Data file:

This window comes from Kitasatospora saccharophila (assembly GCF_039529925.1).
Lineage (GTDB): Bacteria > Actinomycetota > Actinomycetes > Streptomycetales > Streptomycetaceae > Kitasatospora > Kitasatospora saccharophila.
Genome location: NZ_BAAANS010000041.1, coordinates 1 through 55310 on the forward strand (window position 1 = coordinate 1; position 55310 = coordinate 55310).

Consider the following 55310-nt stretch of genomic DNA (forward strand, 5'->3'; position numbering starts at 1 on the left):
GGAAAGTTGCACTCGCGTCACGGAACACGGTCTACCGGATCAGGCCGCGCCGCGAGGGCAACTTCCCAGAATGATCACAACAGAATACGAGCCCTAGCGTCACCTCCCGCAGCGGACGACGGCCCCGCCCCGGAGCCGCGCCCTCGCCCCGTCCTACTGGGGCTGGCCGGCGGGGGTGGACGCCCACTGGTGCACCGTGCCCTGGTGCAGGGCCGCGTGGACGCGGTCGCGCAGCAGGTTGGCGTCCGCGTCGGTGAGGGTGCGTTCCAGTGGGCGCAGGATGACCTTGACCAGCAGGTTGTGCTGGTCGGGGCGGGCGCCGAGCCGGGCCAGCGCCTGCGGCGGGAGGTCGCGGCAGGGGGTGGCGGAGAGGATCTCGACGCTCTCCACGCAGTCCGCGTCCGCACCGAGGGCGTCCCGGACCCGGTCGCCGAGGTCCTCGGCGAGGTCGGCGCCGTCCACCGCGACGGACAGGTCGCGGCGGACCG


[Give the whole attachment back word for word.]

This window comes from Kitasatospora saccharophila (assembly GCF_039529925.1).
Lineage (GTDB): Bacteria > Actinomycetota > Actinomycetes > Streptomycetales > Streptomycetaceae > Kitasatospora > Kitasatospora saccharophila.
Genome location: NZ_BAAANS010000041.1, coordinates 1 through 55310 on the forward strand (window position 1 = coordinate 1; position 55310 = coordinate 55310).

Consider the following 55310-nt stretch of genomic DNA (forward strand, 5'->3'; position numbering starts at 1 on the left):
GGAAAGTTGCACTCGCGTCACGGAACACGGTCTACCGGATCAGGCCGCGCCGCGAGGGCAACTTCCCAGAATGATCACAACAGAATACGAGCCCTAGCGTCACCTCCCGCAGCGGACGACGGCCCCGCCCCGGAGCCGCGCCCTCGCCCCGTCCTACTGGGGCTGGCCGGCGGGGGTGGACGCCCACTGGTGCACCGTGCCCTGGTGCAGGGCCGCGTGGACGCGGTCGCGCAGCAGGTTGGCGTCCGCGTCGGTGAGGGTGCGTTCCAGTGGGCGCAGGATGACCTTGACCAGCAGGTTGTGCTGGTCGGGGCGGGCGCCGAGCCGGGCCAGCGCCTGCGGCGGGAGGTCGCGGCAGGGGGTGGCGGAGAGGATCTCGACGCTCTCCACGCAGTCCGCGTCCGCACCGAGGGCGTCCCGGACCCGGTCGCCGAGGTCCTCGGCGAGGTCGGCGCCGTCCACCGCGACGGACAGGTCGCGGCGGACCG